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Faith-Healing Parents Plead Guilty in Newborn Daughter's Death

Sarah Elaine Mitchell, right, and Travis Lee Mitchell, the parents of a twin girl who struggled to breath after a home birth, appear in court in Oregon City, Ore., Monday, July 9, 2018. The couple, members of the Followers of Christ Church, that shuns traditional medicine in favor of prayer and anointing the sick with oils, have pleaded guilty to negligent homicide in the death of their premature daughter. (Beth Nakamura/The Oregonian via AP)
Photograph by AP

Sarah and Travis Lee Mitchell—parents of a twin baby girl who died during a home birth—pled guilty on Monday to negligent homicide and criminal mistreatment after they refused medical treatment and instead relied on faith healing when she couldn't breathe.

This is the fifth criminal case involving the death of a Followers of Christ Church child that Clackamas County, Oregon, has seen in the last nine years, but it's the only one that has ended in a plea deal, The Oregonian reports.

A month after the incident took place, KGW8 leaked details of the child's death, revealing exactly what happened that day.

According to court documents, on Saturday, March 5, 2017, Sarah gave birth to twin girls, Ginnifer and Evelyn, at her parents' Oregon City home—the same location that her sister, Shannon Hickman, delivered a baby boy who also died at the scene. A few hours later, Ginnifer, who was born premature (weighing only 3 pounds, 6 ounces), developed a breathing problem and died.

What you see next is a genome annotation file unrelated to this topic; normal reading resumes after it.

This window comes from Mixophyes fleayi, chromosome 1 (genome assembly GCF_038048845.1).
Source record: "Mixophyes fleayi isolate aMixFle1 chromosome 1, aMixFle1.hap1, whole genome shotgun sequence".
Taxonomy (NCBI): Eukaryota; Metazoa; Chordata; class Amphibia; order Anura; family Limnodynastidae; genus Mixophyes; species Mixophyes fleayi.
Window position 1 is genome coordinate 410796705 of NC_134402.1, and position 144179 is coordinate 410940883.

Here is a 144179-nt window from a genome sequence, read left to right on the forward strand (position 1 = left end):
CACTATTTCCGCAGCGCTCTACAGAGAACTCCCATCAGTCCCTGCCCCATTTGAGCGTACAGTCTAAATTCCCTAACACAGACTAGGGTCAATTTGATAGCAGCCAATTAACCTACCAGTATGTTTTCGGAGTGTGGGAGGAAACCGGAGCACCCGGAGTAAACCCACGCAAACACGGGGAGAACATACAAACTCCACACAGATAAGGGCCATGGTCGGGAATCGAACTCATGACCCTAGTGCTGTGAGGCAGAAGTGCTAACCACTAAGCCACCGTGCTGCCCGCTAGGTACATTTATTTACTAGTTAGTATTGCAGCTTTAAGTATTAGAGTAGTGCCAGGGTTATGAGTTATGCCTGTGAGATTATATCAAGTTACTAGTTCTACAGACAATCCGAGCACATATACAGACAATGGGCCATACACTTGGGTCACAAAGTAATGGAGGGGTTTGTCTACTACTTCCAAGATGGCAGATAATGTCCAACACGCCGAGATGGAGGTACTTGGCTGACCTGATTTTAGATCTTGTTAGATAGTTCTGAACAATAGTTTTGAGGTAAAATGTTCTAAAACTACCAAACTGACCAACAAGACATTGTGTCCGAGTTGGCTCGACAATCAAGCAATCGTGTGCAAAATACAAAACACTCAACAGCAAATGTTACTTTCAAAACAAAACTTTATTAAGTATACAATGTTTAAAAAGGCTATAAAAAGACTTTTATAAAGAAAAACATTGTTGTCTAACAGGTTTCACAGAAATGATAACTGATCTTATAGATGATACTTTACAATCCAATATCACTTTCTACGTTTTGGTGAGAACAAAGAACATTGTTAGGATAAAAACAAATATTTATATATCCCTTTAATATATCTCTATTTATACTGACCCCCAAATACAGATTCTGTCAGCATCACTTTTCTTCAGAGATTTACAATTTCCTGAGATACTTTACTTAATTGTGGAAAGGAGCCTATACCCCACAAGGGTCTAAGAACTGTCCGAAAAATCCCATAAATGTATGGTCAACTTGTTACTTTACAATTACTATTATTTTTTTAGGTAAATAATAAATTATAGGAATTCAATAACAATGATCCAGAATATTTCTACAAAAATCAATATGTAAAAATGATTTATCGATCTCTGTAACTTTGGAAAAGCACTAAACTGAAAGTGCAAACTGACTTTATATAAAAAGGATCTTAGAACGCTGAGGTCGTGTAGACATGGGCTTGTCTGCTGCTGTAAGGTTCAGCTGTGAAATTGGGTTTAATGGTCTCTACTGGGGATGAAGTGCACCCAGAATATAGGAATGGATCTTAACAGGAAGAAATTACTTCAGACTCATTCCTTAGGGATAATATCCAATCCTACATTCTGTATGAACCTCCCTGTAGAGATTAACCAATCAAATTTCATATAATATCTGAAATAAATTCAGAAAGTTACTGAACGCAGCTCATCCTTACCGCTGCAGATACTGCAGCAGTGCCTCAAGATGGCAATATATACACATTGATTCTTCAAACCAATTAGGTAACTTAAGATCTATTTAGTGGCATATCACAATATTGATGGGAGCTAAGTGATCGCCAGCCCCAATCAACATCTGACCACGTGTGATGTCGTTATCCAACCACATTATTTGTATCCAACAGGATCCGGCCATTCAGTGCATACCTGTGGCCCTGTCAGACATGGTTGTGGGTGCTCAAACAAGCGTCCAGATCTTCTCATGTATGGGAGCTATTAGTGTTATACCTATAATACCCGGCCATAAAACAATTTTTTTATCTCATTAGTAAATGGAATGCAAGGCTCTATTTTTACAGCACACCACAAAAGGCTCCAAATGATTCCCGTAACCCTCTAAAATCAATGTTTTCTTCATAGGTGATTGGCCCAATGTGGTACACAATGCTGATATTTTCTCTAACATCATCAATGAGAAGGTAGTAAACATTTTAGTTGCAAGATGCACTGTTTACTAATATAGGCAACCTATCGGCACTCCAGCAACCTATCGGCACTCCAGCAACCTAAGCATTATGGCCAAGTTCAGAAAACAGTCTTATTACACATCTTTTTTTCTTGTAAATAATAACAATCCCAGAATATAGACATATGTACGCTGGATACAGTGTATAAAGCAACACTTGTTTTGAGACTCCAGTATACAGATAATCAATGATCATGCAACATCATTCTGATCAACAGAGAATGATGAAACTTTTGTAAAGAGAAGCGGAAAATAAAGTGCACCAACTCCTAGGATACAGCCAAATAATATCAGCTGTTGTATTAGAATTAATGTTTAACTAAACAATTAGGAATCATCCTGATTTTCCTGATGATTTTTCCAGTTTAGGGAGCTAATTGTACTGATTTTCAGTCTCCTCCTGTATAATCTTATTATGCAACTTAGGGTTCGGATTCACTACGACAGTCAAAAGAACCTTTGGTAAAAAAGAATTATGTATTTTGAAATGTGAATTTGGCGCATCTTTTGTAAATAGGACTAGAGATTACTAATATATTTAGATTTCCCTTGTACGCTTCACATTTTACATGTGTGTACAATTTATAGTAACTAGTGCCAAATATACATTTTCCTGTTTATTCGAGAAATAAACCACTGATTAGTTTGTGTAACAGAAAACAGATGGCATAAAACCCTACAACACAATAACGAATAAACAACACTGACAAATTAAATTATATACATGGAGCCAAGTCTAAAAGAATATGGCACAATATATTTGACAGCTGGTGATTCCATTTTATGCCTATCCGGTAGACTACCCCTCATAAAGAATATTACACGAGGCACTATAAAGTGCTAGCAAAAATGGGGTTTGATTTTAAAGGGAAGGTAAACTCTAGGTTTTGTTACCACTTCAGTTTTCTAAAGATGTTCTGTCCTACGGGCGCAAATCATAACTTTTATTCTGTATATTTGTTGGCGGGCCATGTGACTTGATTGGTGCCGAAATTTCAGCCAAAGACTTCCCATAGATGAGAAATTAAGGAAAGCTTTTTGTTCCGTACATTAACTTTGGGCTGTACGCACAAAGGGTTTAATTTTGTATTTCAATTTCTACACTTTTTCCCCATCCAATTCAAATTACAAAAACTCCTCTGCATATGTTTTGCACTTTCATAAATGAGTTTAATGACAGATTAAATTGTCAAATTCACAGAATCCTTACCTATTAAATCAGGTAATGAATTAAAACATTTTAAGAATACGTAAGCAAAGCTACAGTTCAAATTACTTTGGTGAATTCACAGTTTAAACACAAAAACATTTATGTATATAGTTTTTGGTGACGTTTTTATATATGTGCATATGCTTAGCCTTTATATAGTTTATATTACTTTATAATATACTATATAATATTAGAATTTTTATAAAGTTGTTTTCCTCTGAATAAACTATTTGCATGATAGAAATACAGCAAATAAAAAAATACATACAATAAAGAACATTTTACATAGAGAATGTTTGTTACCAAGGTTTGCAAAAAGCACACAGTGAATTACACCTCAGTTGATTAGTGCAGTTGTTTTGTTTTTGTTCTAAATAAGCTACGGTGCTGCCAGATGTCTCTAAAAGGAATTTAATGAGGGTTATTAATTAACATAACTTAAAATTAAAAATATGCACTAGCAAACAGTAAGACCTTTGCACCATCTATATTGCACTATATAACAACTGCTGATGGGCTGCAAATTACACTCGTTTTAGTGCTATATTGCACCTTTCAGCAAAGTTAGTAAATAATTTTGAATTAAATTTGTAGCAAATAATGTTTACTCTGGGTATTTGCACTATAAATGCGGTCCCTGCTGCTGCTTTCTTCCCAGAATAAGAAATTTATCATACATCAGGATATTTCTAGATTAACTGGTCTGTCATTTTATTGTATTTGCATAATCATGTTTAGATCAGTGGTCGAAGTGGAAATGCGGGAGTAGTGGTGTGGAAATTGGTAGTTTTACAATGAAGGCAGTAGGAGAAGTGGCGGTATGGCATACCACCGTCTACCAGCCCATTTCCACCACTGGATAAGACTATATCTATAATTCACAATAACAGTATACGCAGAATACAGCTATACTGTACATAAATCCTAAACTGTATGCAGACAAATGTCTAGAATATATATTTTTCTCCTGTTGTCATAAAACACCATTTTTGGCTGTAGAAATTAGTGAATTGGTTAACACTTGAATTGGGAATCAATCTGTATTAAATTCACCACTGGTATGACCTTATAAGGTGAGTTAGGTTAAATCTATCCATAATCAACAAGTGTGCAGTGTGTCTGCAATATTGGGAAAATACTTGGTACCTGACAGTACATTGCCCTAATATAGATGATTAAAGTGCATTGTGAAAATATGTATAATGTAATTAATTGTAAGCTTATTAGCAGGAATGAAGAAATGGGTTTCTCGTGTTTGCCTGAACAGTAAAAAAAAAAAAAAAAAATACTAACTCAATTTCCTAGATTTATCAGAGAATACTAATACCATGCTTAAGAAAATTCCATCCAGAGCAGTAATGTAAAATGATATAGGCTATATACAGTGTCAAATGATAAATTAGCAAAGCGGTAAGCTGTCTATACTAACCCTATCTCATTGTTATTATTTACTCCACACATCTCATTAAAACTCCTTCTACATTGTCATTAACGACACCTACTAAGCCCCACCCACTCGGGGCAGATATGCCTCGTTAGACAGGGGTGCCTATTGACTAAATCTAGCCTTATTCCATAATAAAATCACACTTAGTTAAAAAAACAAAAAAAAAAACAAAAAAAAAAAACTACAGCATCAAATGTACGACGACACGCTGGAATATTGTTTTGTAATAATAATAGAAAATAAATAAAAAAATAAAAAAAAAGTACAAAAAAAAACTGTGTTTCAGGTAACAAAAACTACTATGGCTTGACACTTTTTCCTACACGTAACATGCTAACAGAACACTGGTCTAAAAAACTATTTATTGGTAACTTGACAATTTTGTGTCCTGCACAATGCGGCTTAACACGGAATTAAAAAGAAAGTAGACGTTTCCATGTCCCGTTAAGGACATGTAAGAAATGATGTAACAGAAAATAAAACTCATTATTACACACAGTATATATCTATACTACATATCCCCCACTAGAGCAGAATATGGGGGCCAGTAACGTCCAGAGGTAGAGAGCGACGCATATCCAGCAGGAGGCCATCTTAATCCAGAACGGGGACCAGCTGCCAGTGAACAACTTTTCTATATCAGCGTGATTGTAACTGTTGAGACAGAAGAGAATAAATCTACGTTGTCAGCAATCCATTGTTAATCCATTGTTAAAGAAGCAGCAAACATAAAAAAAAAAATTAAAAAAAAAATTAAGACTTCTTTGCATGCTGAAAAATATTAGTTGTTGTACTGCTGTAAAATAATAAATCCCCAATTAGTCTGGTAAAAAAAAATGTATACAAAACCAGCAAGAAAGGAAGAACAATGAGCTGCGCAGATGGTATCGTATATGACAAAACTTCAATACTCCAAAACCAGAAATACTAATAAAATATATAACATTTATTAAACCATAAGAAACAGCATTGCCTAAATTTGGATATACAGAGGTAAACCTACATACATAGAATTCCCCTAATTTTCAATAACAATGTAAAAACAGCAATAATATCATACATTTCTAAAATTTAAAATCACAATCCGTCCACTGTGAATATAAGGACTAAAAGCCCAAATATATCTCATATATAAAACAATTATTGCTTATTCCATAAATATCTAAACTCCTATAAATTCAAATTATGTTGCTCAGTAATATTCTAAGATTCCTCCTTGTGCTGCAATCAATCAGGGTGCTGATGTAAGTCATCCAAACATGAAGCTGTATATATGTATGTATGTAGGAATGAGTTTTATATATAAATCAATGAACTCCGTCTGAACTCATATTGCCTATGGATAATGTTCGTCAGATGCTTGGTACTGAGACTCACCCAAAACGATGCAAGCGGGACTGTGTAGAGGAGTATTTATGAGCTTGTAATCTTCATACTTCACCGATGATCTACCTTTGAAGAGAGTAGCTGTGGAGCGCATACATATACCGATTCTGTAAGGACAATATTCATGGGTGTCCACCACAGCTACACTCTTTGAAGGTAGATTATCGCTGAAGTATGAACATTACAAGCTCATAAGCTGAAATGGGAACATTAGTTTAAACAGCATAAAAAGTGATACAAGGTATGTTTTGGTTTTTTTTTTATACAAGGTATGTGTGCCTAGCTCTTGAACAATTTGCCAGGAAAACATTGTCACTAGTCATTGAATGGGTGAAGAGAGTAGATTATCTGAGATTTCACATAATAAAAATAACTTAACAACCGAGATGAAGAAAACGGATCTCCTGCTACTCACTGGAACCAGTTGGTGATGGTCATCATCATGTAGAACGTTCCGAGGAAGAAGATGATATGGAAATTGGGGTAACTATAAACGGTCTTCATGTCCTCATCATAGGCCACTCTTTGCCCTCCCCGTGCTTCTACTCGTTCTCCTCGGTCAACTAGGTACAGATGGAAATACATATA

X-rays taken during the autopsy confirm that the child's lungs had collapsed because they were not yet developed enough to work on their own.

The most disturbing detail: Roughly 60 people, including family and church members, were in the home during the birth and none of them called 911, Clackamas County Deputy Medical Examiner Eric Tonsfeldt said.

Witnesses at the scene told Tonsfeldt that Ginnifer was "alive, breathing and being fed from an eye dropper" for hours after her birth. Nearly four hours later, the group claims she became lethargic and stopped breathing. Karen Gunson, the doctor who performed Ginnifer's autopsy, however, said the death would not have occurred that suddenly and could have been prevented had she received proper medical care in a neonatal intensive care unit.

The Mitchells, who are members of the Followers of Christ Church—a group that believes in using prayer and oil instead of medical care—had initially pled "not guilty" to the charges against them, but in a courtroom filled with more than 50 church supporters, the couple had a change of heart and changed their plea to guilty.

The child's mother, Sarah, 25, and her father, Travis, 22, were each sentenced to prison for six years and eight months. However, the couple will only face three years of post-prison supervision after receiving credit for the 13 months they've already served in custody and credit for good time served.

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